Ethanol, Ag Groups Respond To Latest Attack On Ethanol In Congress

  • Friday, 27 March 2015 00:00

A proposal by a group of U.S. House Representatives to stop the U.S. Department of Agriculture funding for blender pumps and promoting ethanol exports has been labeled as a measure to "strenghten the death grip on the U.S. ethanol industry" by ethanol and ag groups.

The group led by Representatives Bob Goodlatte, Peter Welch and Jim Costa made the proposal in a letter March 23 to the House Subcommittee working on the Fiscal Year 2016 Agriculture, Rural Development FDA and Related Programs Appropriations bill.

If their names sound familiar to you, it's because they proposed a bill in February to eliminate corn ethanol from the RFS. Perhaps that bill doesn't have much chance of passing and so they've reverted to this plan instead (if there ever was an example of a waste of tax dollars, it's this).

On March 26, the RFA, ACE, Growth Energy, National Farmers Union and the National Corn Growers Association voiced their opposition to the ludicrous proposal via a letter to the chair and ranking member of the House Subcommittee in charge of the aforementioned bill.  

Among the points highlighted in the letter include:

"It is important to note at the outset that there already exists a prohibition on the US Department of Agriculture using grant funds for the installation of blender pumps, which was included in the recently passed Farm Bill. Now, in a blatant effort to shelter the oil and gas industry from any further competition from ethanol, Representatives Goodlatte, et al. are seeking to place limitations on the U.S. Department of Agriculture’s efforts to help promote the consumption of American made ethanol at home and abroad; something that agency has been successfully doing with other agriculture and livestock products for decades."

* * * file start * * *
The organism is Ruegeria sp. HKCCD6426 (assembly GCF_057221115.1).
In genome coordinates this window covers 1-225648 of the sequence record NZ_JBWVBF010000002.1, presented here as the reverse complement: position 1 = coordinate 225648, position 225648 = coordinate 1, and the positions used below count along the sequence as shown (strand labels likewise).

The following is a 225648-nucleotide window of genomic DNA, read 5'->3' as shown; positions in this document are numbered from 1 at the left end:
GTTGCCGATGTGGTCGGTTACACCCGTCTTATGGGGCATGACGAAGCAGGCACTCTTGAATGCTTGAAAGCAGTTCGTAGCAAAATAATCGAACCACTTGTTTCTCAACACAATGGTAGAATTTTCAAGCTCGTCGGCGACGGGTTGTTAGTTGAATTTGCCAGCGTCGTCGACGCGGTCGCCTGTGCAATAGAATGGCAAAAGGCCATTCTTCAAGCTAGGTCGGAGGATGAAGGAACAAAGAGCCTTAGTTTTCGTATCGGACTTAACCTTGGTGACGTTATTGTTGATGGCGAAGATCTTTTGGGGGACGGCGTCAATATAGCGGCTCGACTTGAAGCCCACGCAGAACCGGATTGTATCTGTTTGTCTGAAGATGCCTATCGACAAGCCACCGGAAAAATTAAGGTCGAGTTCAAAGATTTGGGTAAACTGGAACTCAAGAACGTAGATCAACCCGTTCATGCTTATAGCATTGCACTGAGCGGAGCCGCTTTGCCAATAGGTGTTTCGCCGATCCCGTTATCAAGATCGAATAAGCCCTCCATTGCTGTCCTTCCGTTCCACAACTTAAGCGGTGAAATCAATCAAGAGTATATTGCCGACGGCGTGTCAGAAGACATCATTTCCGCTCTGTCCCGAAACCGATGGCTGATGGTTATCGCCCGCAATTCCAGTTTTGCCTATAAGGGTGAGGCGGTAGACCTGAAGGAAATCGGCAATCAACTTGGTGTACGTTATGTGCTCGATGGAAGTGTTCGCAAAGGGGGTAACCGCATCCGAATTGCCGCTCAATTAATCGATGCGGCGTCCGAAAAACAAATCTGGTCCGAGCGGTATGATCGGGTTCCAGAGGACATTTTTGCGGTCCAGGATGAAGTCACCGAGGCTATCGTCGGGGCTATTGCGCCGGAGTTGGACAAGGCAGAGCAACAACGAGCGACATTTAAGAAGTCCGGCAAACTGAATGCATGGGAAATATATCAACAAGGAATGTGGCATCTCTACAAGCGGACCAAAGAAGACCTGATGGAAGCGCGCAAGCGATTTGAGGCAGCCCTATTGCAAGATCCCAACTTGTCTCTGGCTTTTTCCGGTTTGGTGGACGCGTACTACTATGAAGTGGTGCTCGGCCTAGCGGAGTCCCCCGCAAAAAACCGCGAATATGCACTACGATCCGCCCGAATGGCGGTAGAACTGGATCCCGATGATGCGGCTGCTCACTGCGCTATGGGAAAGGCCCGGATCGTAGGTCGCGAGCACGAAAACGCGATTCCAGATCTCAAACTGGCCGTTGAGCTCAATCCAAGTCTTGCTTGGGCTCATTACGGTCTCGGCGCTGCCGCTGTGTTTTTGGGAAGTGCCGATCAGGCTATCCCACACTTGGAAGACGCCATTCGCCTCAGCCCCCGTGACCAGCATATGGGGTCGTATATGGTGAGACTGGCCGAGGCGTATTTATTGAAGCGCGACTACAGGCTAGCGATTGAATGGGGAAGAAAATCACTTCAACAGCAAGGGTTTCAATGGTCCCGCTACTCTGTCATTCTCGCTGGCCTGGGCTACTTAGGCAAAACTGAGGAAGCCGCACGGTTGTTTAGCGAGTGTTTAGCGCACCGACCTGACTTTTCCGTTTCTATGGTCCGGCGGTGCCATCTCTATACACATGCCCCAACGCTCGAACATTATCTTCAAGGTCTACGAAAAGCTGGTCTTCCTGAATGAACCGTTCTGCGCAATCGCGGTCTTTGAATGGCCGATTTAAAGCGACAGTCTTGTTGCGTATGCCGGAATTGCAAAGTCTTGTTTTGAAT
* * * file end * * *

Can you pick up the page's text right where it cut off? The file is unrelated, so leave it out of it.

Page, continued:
Indeed, since there already is a prohibition on funding for blender pumps, what exactly is the point of the proposal from Goodlatte, Welch and Costa?

The letter adds:

"Not satisfied with its efforts to protect Big Oil’s control over the domestic fuel market, the Goodlatte letter seeks to strengthen the death grip on the U.S. ethanol industry by also prohibiting the USDA from expending any trade promotion resources for ethanol exports. For the U.S. ethanol industry, exports have provided a valuable market for surplus ethanol. As the industry continues to struggle to expand the number of gasoline stations offering E15 and E85 and thereby overcome the domestic “blend wall”erected by oil refiners, it has been the export market that has helped the U.S. ethanol industry continue to grow, innovate and stay competitive in the face of an artificially constrained market at home."

You can read the rest of the letter here.

It truly seems odd these representatives would attack the ethanol export industry considering that their main goal is to see it eliminated domestically. Then again, logic (or basic math) clearly doesn't apply with this trio. Among the blatant falsehoods they propogate in their aforementioned letter is that "over 40 percent of the U.S. corn crop will be used for ethanol production."

The latest World Agricultural Supply and Demand Estimates report by the USDA (dated March 10) shows that corn to be used for ethanol in the current marketing year will total 5.25 billion bushels while total supply will be 15.47 billion bushels. This in turn means 33.9 percent of the total crop output will be used for ethanol, not over 40 percent as claimed by the congressmen.

But as we've pointed on countless occassions - and one would think these congressmen would understand this by now - 10 lbs of a 56 bushel of corn that is used for ethanol is returned as dried distillers grain (DDGs), which is a high protein animal feed. As such, the actual amount used for ethanol is 67 percent of a bushel, which in turn means the corn used for ethanol this year would be 3.51 billion bushels or 22 percent of the total corn supply.

Still, we're getting ahead of ourselves here. We're assuming facts actually matter to these congressmen.